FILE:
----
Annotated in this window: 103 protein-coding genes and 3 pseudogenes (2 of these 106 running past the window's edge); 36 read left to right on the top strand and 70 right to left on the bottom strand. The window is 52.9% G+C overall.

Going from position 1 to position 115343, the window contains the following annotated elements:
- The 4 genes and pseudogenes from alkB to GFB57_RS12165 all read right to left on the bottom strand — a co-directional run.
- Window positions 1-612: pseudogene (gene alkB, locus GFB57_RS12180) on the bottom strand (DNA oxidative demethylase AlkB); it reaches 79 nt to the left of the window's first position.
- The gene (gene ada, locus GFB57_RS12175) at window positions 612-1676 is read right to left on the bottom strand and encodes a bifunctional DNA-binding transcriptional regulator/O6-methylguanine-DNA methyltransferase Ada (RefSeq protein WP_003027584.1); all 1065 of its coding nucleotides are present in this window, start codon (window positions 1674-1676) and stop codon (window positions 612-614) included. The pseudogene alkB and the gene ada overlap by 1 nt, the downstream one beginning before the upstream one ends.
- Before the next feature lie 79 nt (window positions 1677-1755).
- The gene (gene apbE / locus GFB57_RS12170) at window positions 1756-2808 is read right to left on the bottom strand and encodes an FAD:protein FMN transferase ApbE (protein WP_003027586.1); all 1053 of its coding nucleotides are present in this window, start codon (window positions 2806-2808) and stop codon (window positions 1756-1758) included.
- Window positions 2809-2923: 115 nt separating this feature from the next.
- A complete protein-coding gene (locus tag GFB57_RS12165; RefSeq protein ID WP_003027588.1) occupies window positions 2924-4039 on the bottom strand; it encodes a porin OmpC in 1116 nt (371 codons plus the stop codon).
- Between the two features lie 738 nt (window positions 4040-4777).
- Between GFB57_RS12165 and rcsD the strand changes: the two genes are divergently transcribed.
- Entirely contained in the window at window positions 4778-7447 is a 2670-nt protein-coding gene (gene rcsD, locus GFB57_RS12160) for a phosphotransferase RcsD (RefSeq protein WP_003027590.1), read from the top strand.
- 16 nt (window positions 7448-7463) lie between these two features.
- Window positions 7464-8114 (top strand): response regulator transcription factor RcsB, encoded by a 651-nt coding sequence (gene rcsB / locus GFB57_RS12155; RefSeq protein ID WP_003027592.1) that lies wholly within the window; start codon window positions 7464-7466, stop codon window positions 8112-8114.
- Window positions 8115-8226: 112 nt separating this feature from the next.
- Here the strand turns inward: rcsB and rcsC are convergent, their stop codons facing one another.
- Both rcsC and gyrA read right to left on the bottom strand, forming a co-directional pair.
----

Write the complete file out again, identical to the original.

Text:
Annotated in this window: 103 protein-coding genes and 3 pseudogenes (2 of these 106 running past the window's edge); 36 read left to right on the top strand and 70 right to left on the bottom strand. The window is 52.9% G+C overall.

Going from position 1 to position 115343, the window contains the following annotated elements:
- The 4 genes and pseudogenes from alkB to GFB57_RS12165 all read right to left on the bottom strand — a co-directional run.
- Window positions 1-612: pseudogene (gene alkB, locus GFB57_RS12180) on the bottom strand (DNA oxidative demethylase AlkB); it reaches 79 nt to the left of the window's first position.
- The gene (gene ada, locus GFB57_RS12175) at window positions 612-1676 is read right to left on the bottom strand and encodes a bifunctional DNA-binding transcriptional regulator/O6-methylguanine-DNA methyltransferase Ada (RefSeq protein WP_003027584.1); all 1065 of its coding nucleotides are present in this window, start codon (window positions 1674-1676) and stop codon (window positions 612-614) included. The pseudogene alkB and the gene ada overlap by 1 nt, the downstream one beginning before the upstream one ends.
- Before the next feature lie 79 nt (window positions 1677-1755).
- The gene (gene apbE / locus GFB57_RS12170) at window positions 1756-2808 is read right to left on the bottom strand and encodes an FAD:protein FMN transferase ApbE (protein WP_003027586.1); all 1053 of its coding nucleotides are present in this window, start codon (window positions 2806-2808) and stop codon (window positions 1756-1758) included.
- Window positions 2809-2923: 115 nt separating this feature from the next.
- A complete protein-coding gene (locus tag GFB57_RS12165; RefSeq protein ID WP_003027588.1) occupies window positions 2924-4039 on the bottom strand; it encodes a porin OmpC in 1116 nt (371 codons plus the stop codon).
- Between the two features lie 738 nt (window positions 4040-4777).
- Between GFB57_RS12165 and rcsD the strand changes: the two genes are divergently transcribed.
- Entirely contained in the window at window positions 4778-7447 is a 2670-nt protein-coding gene (gene rcsD, locus GFB57_RS12160) for a phosphotransferase RcsD (RefSeq protein WP_003027590.1), read from the top strand.
- 16 nt (window positions 7448-7463) lie between these two features.
- Window positions 7464-8114 (top strand): response regulator transcription factor RcsB, encoded by a 651-nt coding sequence (gene rcsB / locus GFB57_RS12155; RefSeq protein ID WP_003027592.1) that lies wholly within the window; start codon window positions 7464-7466, stop codon window positions 8112-8114.
- Window positions 8115-8226: 112 nt separating this feature from the next.
- Here the strand turns inward: rcsB and rcsC are convergent, their stop codons facing one another.
- Both rcsC and gyrA read right to left on the bottom strand, forming a co-directional pair.